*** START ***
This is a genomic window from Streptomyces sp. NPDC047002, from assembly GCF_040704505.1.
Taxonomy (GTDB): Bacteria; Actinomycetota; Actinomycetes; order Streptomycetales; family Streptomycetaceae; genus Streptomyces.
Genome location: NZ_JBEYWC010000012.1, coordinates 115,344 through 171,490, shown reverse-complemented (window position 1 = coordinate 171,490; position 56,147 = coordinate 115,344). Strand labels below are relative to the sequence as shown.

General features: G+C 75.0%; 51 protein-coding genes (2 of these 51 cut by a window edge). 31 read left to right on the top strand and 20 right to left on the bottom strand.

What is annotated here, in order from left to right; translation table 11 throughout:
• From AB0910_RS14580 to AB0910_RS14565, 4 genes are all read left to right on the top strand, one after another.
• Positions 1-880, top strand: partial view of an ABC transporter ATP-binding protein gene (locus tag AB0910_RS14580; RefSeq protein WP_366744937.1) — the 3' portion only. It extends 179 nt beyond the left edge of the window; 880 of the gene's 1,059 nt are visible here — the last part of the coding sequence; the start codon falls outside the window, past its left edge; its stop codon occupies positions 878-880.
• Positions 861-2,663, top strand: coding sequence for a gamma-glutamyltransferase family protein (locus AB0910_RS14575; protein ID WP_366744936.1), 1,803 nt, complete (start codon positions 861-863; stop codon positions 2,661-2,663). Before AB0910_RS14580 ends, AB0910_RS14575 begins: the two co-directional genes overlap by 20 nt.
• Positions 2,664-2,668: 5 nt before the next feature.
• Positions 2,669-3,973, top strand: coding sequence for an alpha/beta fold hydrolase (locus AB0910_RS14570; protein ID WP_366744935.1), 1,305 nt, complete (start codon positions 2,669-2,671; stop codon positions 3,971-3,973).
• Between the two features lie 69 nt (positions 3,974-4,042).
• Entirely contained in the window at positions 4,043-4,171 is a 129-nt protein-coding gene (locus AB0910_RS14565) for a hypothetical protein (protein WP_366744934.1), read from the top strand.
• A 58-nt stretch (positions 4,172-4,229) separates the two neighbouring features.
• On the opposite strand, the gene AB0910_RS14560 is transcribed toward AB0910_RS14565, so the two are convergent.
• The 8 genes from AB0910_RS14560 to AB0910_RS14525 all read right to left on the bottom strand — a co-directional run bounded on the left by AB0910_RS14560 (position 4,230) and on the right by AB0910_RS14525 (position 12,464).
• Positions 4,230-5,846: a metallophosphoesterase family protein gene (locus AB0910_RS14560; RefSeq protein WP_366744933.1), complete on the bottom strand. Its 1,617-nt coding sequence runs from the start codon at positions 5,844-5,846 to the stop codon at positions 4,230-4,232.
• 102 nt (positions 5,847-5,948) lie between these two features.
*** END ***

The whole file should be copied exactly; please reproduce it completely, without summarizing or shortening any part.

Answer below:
This is a genomic window from Streptomyces sp. NPDC047002, from assembly GCF_040704505.1.
Taxonomy (GTDB): Bacteria; Actinomycetota; Actinomycetes; order Streptomycetales; family Streptomycetaceae; genus Streptomyces.
Genome location: NZ_JBEYWC010000012.1, coordinates 115,344 through 171,490, shown reverse-complemented (window position 1 = coordinate 171,490; position 56,147 = coordinate 115,344). Strand labels below are relative to the sequence as shown.

General features: G+C 75.0%; 51 protein-coding genes (2 of these 51 cut by a window edge). 31 read left to right on the top strand and 20 right to left on the bottom strand.

What is annotated here, in order from left to right; translation table 11 throughout:
• From AB0910_RS14580 to AB0910_RS14565, 4 genes are all read left to right on the top strand, one after another.
• Positions 1-880, top strand: partial view of an ABC transporter ATP-binding protein gene (locus tag AB0910_RS14580; RefSeq protein WP_366744937.1) — the 3' portion only. It extends 179 nt beyond the left edge of the window; 880 of the gene's 1,059 nt are visible here — the last part of the coding sequence; the start codon falls outside the window, past its left edge; its stop codon occupies positions 878-880.
• Positions 861-2,663, top strand: coding sequence for a gamma-glutamyltransferase family protein (locus AB0910_RS14575; protein ID WP_366744936.1), 1,803 nt, complete (start codon positions 861-863; stop codon positions 2,661-2,663). Before AB0910_RS14580 ends, AB0910_RS14575 begins: the two co-directional genes overlap by 20 nt.
• Positions 2,664-2,668: 5 nt before the next feature.
• Positions 2,669-3,973, top strand: coding sequence for an alpha/beta fold hydrolase (locus AB0910_RS14570; protein ID WP_366744935.1), 1,305 nt, complete (start codon positions 2,669-2,671; stop codon positions 3,971-3,973).
• Between the two features lie 69 nt (positions 3,974-4,042).
• Entirely contained in the window at positions 4,043-4,171 is a 129-nt protein-coding gene (locus AB0910_RS14565) for a hypothetical protein (protein WP_366744934.1), read from the top strand.
• A 58-nt stretch (positions 4,172-4,229) separates the two neighbouring features.
• On the opposite strand, the gene AB0910_RS14560 is transcribed toward AB0910_RS14565, so the two are convergent.
• The 8 genes from AB0910_RS14560 to AB0910_RS14525 all read right to left on the bottom strand — a co-directional run bounded on the left by AB0910_RS14560 (position 4,230) and on the right by AB0910_RS14525 (position 12,464).
• Positions 4,230-5,846: a metallophosphoesterase family protein gene (locus AB0910_RS14560; RefSeq protein WP_366744933.1), complete on the bottom strand. Its 1,617-nt coding sequence runs from the start codon at positions 5,844-5,846 to the stop codon at positions 4,230-4,232.
• 102 nt (positions 5,847-5,948) lie between these two features.